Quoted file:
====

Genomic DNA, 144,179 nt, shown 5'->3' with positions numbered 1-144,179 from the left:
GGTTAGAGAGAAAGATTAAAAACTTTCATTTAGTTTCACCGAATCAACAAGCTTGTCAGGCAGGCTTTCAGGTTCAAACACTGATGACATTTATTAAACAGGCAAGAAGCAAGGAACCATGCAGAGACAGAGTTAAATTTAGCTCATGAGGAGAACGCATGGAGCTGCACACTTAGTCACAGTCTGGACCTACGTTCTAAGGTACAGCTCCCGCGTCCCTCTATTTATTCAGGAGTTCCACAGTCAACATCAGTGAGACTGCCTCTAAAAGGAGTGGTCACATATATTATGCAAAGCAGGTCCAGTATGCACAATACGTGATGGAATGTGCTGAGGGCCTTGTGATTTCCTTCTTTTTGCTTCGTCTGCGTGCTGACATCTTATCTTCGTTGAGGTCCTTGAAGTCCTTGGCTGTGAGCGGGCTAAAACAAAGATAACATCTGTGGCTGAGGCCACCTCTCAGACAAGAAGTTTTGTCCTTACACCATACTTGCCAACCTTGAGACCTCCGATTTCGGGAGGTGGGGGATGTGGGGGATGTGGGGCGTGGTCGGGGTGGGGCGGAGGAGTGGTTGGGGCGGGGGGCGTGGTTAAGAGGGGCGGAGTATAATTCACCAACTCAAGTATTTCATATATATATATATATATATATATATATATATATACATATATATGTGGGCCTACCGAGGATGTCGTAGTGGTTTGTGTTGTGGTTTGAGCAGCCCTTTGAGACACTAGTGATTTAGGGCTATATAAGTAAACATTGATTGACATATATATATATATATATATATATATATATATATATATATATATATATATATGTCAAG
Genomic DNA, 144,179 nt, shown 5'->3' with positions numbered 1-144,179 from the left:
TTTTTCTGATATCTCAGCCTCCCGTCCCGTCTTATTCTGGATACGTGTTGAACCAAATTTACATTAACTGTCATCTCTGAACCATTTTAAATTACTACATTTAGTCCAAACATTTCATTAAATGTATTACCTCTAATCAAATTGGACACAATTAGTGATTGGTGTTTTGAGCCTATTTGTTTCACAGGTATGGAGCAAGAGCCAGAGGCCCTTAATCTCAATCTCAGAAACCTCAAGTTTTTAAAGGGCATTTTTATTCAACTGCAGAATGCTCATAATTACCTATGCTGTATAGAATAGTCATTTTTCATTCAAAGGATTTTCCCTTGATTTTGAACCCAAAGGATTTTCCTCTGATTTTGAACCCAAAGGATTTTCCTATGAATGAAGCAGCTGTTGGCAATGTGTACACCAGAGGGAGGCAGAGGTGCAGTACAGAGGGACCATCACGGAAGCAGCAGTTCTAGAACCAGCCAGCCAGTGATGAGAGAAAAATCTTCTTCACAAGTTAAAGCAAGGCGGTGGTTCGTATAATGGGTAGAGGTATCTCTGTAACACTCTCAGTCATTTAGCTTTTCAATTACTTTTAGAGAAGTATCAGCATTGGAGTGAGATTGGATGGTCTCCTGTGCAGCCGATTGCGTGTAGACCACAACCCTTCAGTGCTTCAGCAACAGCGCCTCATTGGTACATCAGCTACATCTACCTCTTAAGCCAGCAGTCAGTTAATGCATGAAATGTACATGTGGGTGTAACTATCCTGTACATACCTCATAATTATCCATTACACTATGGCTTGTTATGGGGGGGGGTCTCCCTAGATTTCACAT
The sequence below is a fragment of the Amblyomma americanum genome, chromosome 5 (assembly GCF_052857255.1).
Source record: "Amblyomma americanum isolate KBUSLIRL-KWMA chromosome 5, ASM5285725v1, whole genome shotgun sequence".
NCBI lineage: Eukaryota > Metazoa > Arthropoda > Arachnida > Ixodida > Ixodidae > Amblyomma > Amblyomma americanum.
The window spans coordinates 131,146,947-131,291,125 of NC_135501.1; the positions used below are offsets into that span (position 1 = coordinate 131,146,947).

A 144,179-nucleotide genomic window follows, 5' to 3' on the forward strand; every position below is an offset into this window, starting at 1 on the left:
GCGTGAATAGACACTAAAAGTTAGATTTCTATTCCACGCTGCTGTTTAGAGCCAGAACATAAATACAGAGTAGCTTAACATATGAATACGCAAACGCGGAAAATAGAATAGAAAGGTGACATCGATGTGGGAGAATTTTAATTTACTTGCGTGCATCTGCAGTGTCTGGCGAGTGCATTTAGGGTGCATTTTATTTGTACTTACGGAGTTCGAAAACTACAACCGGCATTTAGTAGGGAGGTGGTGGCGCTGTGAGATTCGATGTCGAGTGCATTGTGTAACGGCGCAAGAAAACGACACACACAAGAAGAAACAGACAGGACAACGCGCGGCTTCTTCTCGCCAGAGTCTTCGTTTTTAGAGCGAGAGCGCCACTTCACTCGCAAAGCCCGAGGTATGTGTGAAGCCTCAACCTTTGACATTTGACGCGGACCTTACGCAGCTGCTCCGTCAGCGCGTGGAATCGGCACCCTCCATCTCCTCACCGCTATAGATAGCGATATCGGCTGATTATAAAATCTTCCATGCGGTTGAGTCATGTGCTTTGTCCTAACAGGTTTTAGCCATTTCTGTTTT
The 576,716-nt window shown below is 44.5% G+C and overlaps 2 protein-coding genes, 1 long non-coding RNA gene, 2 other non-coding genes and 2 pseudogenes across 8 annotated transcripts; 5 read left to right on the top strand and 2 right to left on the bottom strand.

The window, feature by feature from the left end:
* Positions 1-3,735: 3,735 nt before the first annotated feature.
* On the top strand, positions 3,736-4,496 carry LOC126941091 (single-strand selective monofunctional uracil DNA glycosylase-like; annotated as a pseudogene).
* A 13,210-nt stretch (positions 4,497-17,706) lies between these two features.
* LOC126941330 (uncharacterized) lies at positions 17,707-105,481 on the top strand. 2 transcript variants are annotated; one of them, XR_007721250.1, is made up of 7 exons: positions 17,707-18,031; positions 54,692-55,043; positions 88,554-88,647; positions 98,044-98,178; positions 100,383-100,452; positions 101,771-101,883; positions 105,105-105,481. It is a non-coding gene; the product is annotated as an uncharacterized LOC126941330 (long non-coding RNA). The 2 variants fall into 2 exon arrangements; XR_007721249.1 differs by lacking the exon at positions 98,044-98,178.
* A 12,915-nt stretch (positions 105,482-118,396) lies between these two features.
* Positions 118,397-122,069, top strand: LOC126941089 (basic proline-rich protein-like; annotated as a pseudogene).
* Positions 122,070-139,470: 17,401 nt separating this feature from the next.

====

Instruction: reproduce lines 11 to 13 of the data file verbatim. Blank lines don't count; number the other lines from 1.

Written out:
The 576,716-nt window shown below is 44.5% G+C and overlaps 2 protein-coding genes, 1 long non-coding RNA gene, 2 other non-coding genes and 2 pseudogenes across 8 annotated transcripts; 5 read left to right on the top strand and 2 right to left on the bottom strand.

The window, feature by feature from the left end:
* Positions 1-3,735: 3,735 nt before the first annotated feature.